Embedded below the break is a short video from Toyota showing off a few karakuri on their factory floor.

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GoPro Factory Goes Nomad to Dodge Tariff Threat

Despite the fact that the United States and China are currently in the middle of a 90-day “cease fire” in their ongoing trade war, with new tariffs on hold until March 2019 while the two countries try to reach agreement, not everyone is waiting around to see who comes out on top. In a recent press release, action camera manufacturer GoPro has announced their intention to move some production out of China in the face of potential tariff expansions; which many analysts fear will be the result of the current stalemate. That’s right, only some of their production is moving.

“We’re proactively addressing tariff concerns by moving most of our US-bound camera production out of China,” says GoPro CFO Brian McGee. “We believe this diversified approach to production can benefit our business regardless of tariff implications.” Reading his words carefully, the key phrase here is “diversified approach”. GoPro doesn’t intend to move their entire production capability out of China, but only the production of the cameras which are designated for importation into the United States. GoPro models which are to be sold to other parts of the world will still be made in China.

This might seem an extravagant move just to avoid US tariffs, but with better than 40% of GoPro’s revenue for the third quarter of 2018 coming from the Americas, the company stands to be hit hard by the proposed 25% tax. Combined with the fact they shuttered their drone division last year citing “an extremely competitive aerial market”, and the proliferation of “GoPro clones” available for pennies on the dollar, it seems pretty clear that belt-tightening is the name of the game for the company that was once synonymous with action cameras.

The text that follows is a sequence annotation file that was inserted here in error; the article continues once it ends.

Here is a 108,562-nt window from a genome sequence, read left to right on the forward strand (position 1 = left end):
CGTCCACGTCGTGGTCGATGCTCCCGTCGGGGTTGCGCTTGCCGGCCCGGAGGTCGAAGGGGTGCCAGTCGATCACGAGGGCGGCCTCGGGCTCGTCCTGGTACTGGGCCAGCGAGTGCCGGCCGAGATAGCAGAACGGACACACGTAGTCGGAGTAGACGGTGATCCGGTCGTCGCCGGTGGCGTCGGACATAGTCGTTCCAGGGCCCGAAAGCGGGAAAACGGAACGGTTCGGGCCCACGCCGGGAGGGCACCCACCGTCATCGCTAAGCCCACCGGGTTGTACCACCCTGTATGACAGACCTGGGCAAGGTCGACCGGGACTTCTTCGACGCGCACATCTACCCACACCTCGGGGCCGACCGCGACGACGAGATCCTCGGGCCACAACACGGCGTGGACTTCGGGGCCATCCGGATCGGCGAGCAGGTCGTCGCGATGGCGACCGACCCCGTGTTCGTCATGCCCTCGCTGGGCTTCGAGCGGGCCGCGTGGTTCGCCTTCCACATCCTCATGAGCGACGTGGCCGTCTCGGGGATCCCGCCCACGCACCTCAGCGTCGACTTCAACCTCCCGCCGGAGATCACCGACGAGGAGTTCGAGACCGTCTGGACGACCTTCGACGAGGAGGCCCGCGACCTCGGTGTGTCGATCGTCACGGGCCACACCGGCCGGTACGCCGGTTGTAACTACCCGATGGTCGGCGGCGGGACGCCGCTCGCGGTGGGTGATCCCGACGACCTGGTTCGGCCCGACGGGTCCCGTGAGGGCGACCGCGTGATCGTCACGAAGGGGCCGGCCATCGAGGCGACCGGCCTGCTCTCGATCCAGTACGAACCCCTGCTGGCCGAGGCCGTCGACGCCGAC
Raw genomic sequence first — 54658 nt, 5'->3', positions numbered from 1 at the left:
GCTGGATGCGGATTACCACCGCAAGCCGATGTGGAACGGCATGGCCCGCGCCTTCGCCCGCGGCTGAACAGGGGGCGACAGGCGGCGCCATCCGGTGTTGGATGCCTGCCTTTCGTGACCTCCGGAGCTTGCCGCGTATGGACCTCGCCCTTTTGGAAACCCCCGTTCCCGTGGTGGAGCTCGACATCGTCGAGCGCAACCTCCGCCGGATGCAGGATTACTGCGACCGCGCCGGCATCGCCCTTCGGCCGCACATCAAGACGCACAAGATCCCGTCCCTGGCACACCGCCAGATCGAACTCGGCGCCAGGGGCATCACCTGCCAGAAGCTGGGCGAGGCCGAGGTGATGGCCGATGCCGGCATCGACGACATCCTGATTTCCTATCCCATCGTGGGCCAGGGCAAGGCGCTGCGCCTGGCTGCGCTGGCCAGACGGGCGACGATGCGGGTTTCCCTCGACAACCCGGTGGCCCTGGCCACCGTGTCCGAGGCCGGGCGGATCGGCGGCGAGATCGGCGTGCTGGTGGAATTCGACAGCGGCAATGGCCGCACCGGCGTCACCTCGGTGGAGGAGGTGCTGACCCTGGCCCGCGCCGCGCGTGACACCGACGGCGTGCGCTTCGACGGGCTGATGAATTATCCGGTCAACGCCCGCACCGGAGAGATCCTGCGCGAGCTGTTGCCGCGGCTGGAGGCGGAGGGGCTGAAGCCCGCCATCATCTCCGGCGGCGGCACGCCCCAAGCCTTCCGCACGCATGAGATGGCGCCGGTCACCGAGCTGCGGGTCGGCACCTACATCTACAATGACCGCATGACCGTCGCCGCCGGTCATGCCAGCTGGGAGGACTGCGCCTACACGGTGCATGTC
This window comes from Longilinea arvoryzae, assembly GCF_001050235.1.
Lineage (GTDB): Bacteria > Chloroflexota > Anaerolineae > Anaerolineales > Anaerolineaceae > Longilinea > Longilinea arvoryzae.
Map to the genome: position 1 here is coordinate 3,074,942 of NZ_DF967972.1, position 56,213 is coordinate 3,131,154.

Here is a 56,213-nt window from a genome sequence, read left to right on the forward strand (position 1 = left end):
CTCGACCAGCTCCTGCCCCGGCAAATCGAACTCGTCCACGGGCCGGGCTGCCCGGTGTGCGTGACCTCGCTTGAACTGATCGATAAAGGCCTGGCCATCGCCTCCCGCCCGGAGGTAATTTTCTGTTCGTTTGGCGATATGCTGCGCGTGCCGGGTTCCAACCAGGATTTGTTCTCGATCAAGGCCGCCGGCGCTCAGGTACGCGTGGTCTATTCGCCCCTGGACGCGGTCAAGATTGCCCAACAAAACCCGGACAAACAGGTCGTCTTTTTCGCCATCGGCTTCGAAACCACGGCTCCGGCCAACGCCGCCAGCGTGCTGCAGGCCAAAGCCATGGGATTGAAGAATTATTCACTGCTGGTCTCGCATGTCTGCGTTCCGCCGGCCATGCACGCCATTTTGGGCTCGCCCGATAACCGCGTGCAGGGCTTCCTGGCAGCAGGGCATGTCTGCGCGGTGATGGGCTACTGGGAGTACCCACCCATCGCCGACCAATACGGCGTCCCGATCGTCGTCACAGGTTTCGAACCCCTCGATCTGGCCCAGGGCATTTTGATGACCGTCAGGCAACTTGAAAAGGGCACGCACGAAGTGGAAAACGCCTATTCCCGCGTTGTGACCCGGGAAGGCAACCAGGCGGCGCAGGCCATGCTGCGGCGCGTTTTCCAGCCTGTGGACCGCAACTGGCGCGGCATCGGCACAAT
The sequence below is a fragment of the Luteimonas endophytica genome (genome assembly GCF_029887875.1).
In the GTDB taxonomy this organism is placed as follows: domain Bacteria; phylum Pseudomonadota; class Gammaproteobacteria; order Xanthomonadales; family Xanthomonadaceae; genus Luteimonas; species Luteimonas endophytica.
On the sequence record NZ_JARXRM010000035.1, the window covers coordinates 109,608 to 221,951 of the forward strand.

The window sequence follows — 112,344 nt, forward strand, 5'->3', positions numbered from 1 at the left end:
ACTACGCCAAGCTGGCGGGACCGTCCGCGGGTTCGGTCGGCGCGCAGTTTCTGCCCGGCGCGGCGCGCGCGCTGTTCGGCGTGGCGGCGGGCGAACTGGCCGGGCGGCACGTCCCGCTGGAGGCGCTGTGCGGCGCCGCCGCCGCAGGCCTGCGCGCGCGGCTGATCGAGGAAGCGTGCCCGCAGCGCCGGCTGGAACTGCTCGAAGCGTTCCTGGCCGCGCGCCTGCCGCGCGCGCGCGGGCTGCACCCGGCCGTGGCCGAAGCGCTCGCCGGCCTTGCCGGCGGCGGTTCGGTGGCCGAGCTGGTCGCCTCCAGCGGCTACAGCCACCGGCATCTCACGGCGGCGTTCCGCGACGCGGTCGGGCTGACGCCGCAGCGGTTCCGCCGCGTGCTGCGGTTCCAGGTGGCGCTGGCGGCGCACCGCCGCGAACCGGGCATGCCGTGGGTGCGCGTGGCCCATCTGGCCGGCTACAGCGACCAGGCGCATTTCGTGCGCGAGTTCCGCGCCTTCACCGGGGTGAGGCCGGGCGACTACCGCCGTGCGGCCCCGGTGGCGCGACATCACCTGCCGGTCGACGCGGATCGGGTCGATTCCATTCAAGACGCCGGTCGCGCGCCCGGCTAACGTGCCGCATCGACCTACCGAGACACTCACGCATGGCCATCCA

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Young Entrepreneurs Learn What Really Goes Into Making a Product

Just to be clear, the primary goal of the Papas Inventeurs (Inventor Dads) was to have the kids make something, have fun, and learn. In that light, they enjoyed a huge success. Four children designed, made, and sold laser-cut napkin rings from a booth at the Ottawa Maker Faire as a fun learning process (English translation, original link in French.) [pepelepoisson] documented the entire thing from beginning to end with plenty of photos. Things started at proof of concept, then design brainstorming, prototyping, manufacture, booth design, and finally sales. While adults were involved, every step was done by the kids themselves.

It all began when the kids were taken to a local fab lab at the École Polytechnique and made some laser-cut napkin holders from plywood for personal use. Later, they decided to design, manufacture, and sell them at the Ottawa Maker Faire. Money for the plywood came from piggy banks, 23 different designs made the cut, and a total of 103 rings were made. A display board and signs made from reclaimed materials rounded out the whole set.